The ICO has been focused for some time on developing an AI auditing framework and, on 19 February 2020, it published its draft ‘Guidance on the AI auditing framework’ for consultation. The guidance proposes several tools that organisations can use to assess the potential risks associated with providing or procuring AI systems, as well as measures to mitigate those risks. It also provides the ICO, as a key regulator in this area, with auditing tools and procedures that its investigation teams can use when assessing the compliance of organisations using AI.

The guidance focusses on issues raised by the GDPR principles, rather than general ethical or design principles, and is set out in four parts:

1. Accountability and governance - organisations are responsible for the AI systems they use, even where they are delivered by third parties. They must assess and mitigate risks, including understanding the trade-offs being made between privacy compliance and other competing interests. They must also document the decisions they have made, for example using a data protection impact assessment.

2. Lawfulness, fairness and transparency - this includes looking at the lawful bases for processing personal data using AI systems, assessing and improving AI system performance and mitigating potential bias.

3. Security and data minimisation - AI systems can exacerbate known security risks and make them more difficult as well as present challenges for the data minimisation principle.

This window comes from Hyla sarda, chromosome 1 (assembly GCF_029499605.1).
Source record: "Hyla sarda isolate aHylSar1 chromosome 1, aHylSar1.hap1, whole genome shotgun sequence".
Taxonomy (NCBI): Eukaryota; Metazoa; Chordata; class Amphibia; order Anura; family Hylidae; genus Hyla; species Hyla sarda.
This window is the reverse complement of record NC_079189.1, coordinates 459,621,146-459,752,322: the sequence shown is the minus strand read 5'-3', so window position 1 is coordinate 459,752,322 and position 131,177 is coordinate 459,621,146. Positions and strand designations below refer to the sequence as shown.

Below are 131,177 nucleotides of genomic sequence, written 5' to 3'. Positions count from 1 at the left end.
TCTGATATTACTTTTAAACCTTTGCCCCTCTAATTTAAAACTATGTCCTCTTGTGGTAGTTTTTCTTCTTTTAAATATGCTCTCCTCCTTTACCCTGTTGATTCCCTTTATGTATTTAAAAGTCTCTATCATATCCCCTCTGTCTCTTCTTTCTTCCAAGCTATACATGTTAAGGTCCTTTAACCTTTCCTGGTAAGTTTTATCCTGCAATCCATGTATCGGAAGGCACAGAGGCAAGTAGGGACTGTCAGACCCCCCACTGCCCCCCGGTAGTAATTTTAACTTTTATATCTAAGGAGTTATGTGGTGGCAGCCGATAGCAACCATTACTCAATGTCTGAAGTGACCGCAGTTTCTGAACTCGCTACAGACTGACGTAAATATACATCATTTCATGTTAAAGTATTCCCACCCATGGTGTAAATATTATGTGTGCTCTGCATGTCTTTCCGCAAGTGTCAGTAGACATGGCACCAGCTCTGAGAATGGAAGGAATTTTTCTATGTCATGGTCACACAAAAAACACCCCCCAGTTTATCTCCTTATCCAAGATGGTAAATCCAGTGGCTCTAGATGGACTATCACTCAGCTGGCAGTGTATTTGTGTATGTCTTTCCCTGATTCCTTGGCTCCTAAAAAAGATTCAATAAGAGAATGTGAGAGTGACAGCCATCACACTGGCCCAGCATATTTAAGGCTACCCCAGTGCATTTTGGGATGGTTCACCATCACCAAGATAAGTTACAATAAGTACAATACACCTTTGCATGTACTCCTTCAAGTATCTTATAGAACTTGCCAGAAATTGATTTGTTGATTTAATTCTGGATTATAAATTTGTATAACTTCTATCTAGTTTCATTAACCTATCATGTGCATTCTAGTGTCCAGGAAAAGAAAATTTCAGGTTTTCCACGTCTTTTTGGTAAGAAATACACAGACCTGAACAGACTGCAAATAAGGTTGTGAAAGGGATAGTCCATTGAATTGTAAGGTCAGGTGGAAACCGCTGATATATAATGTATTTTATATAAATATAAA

4. Enabling individual rights - the way AI systems are developed and deployed can make it harder to understand when and how individual rights apply. This includes looking at rights relating to automated decision-making.

Interestingly, this layout moves away from the ‘eight AI specific risk areas’ that the ICO blogged about in its informal consultation process prior to launching the draft guidance, although in practice most of the same main points are covered (for more information on the eight risk areas, see our article AI and Data Protection: Balancing Tensions).

What next?

The consultation is open until 1 April 2020, and a final version of the guidance is expected later this year.

However, organisations should not wait until the final version is released before taking action. Sufficient guidance is available now (both in the draft AI auditing framework and in other AI projects such as the ICO's Project ExplAIn guidance ) to understand the ICO's areas of particular concern and to assess compliance with those.